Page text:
Brighton marks Martin Luther King’s murder

The 50thanniversary of the assassination of US civil rights leader Martin Luther King Jr is being marked with an exhibition at the University of Brighton.

‘Freedom’, by award-winning filmmakers Ian McDonald and Geetha J, is a two-part installation – the first being a three-screen installation with footage of King’s acceptance speech when he received an honorary degree from the University of Newcastle in 1967, and newsreel footage of Enoch Powell’s visit to Newcastle, the year before his “Rivers of Blood” speech.

The second is contemporary footage in a single-screen exhibit of the coastline and seascape of Kanyakumari (Cape Comorin) at the southernmost tip of India, and the site of a Ghandhi memorial. King and his wife, Coretta Scott King, visited this site in 1959 as part of a five-week tour of India. There is also footage of contemporary protest movements against racism in New York and London in 2017.

Ben Roberts, the University’s Artistic Director (Museums and Galleries), said: “This timely exhibition comes in the wake of the nationwide #blacklivesmatter campaign against the police killings of young black men in the USA, and the development of a similar campaign in the UK over the deaths of black men in police custody.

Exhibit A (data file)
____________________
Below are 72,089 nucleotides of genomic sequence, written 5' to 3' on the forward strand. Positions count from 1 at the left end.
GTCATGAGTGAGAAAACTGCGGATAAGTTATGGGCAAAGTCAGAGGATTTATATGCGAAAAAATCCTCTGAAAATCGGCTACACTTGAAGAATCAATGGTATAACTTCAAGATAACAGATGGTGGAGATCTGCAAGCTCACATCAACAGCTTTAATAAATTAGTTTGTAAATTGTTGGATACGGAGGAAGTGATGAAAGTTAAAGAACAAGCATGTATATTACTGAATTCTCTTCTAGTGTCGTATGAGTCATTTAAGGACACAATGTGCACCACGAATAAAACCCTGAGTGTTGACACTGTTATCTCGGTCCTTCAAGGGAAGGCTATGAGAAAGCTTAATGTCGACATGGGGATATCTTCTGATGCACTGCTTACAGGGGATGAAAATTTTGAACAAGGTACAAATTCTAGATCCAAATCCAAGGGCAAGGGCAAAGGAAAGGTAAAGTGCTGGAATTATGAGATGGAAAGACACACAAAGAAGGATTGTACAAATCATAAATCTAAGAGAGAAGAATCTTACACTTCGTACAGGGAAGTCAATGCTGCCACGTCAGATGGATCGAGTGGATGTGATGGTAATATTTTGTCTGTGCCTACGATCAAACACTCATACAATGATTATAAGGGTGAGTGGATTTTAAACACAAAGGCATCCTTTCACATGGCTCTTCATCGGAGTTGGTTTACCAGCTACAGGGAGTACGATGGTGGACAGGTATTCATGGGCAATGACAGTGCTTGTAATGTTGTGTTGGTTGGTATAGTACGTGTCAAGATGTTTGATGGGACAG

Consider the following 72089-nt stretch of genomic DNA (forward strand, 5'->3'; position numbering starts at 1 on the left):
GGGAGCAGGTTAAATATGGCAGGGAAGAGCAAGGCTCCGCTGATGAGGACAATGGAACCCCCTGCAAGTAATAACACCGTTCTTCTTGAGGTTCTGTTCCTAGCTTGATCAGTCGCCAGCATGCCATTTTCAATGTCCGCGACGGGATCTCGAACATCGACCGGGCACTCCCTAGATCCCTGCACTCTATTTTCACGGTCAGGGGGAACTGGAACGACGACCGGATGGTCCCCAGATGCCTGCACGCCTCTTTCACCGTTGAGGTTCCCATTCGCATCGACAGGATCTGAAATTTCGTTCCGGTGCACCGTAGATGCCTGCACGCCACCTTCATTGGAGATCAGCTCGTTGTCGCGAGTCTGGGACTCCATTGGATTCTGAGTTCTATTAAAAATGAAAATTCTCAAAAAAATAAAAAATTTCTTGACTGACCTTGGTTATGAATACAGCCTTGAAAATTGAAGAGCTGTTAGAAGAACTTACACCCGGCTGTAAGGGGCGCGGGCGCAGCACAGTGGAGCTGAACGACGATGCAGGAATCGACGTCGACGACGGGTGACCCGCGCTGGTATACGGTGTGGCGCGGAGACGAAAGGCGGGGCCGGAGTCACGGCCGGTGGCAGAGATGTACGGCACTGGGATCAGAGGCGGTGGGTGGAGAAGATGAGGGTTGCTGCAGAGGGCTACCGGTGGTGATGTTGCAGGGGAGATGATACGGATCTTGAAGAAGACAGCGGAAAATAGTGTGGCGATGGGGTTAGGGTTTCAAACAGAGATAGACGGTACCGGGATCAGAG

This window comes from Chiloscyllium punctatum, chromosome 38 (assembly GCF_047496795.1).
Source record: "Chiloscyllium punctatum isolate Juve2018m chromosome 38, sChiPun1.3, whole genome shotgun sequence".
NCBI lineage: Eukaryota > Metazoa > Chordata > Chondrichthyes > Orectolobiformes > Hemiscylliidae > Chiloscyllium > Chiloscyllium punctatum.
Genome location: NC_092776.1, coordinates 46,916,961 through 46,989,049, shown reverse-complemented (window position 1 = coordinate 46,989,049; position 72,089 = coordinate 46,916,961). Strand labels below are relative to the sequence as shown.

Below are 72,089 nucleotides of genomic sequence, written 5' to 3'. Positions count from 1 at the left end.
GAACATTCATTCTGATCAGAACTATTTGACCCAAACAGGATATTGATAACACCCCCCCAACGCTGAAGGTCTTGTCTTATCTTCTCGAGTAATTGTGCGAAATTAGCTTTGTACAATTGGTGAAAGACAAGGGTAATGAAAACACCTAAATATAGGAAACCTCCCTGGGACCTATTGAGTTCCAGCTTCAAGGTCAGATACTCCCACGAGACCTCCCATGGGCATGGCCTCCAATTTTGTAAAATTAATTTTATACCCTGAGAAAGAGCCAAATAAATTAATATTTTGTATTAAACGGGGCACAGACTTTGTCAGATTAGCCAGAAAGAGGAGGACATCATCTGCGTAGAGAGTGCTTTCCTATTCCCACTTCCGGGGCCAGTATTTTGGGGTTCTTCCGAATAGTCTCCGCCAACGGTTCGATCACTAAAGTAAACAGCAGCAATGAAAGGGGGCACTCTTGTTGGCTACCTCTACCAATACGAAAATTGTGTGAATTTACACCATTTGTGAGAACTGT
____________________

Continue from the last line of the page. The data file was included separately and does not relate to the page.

“This is also the 25thanniversary of the murder of Stephen Lawrence by a gang of white youths in London.

“King’s legacy is one of uncompromising commitment to a continuing campaign against discrimination on racial grounds, whether that discrimination is constitutional, legislative or institutional.”

The exhibition is accompanied by Anti-Racism, Feminism and Anti-Imperialism – the Legacy of 1968,an extended video interview with Tariq Ali, the activist, broadcaster, novelist and playwright, by Tom Hickey, Principal Lecturer in the University’s School of Humanities and joint course leader for BA(Hons) Philosophy, Politics Art and  Cultural and Critical Theory MA, Dr Kevin Reynolds, lecturer in the School of Media. The interview will be shown on continuous loop in the exhibition’s reading room.

The free exhibition, billed as a celebration of King’s legacy, runs from 4 to 20 May, 12 – 6pm, in the exhibition gallery in the University’s Grand Parade building.








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